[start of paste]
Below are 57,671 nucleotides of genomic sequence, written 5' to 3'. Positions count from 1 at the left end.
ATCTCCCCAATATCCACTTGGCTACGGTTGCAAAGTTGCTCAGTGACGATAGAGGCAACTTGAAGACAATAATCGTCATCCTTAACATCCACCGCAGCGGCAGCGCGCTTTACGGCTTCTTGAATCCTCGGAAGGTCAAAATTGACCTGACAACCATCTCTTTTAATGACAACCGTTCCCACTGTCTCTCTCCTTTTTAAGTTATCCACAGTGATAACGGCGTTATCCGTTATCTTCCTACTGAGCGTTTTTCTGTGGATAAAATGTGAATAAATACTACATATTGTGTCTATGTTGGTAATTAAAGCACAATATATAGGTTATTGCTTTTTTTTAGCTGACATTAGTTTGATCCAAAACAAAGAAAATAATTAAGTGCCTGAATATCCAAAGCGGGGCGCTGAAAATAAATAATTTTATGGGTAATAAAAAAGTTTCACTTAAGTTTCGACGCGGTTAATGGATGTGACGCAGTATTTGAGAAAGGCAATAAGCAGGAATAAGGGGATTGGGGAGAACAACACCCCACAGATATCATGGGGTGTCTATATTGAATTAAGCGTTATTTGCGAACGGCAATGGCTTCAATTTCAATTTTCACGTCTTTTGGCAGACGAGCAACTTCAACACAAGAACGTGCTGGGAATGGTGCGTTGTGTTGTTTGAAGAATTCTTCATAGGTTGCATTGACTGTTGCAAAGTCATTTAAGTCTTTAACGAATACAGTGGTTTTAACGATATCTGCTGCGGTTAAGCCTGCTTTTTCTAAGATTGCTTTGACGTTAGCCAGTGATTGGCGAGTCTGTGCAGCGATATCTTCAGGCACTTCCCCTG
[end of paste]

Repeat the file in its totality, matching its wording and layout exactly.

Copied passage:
Below are 57,671 nucleotides of genomic sequence, written 5' to 3'. Positions count from 1 at the left end.
ATCTCCCCAATATCCACTTGGCTACGGTTGCAAAGTTGCTCAGTGACGATAGAGGCAACTTGAAGACAATAATCGTCATCCTTAACATCCACCGCAGCGGCAGCGCGCTTTACGGCTTCTTGAATCCTCGGAAGGTCAAAATTGACCTGACAACCATCTCTTTTAATGACAACCGTTCCCACTGTCTCTCTCCTTTTTAAGTTATCCACAGTGATAACGGCGTTATCCGTTATCTTCCTACTGAGCGTTTTTCTGTGGATAAAATGTGAATAAATACTACATATTGTGTCTATGTTGGTAATTAAAGCACAATATATAGGTTATTGCTTTTTTTTAGCTGACATTAGTTTGATCCAAAACAAAGAAAATAATTAAGTGCCTGAATATCCAAAGCGGGGCGCTGAAAATAAATAATTTTATGGGTAATAAAAAAGTTTCACTTAAGTTTCGACGCGGTTAATGGATGTGACGCAGTATTTGAGAAAGGCAATAAGCAGGAATAAGGGGATTGGGGAGAACAACACCCCACAGATATCATGGGGTGTCTATATTGAATTAAGCGTTATTTGCGAACGGCAATGGCTTCAATTTCAATTTTCACGTCTTTTGGCAGACGAGCAACTTCAACACAAGAACGTGCTGGGAATGGTGCGTTGTGTTGTTTGAAGAATTCTTCATAGGTTGCATTGACTGTTGCAAAGTCATTTAAGTCTTTAACGAATACAGTGGTTTTAACGATATCTGCTGCGGTTAAGCCTGCTTTTTCTAAGATTGCTTTGACGTTAGCCAGTGATTGGCGAGTCTGTGCAGCGATATCTTCAGGCACTTCCCCTG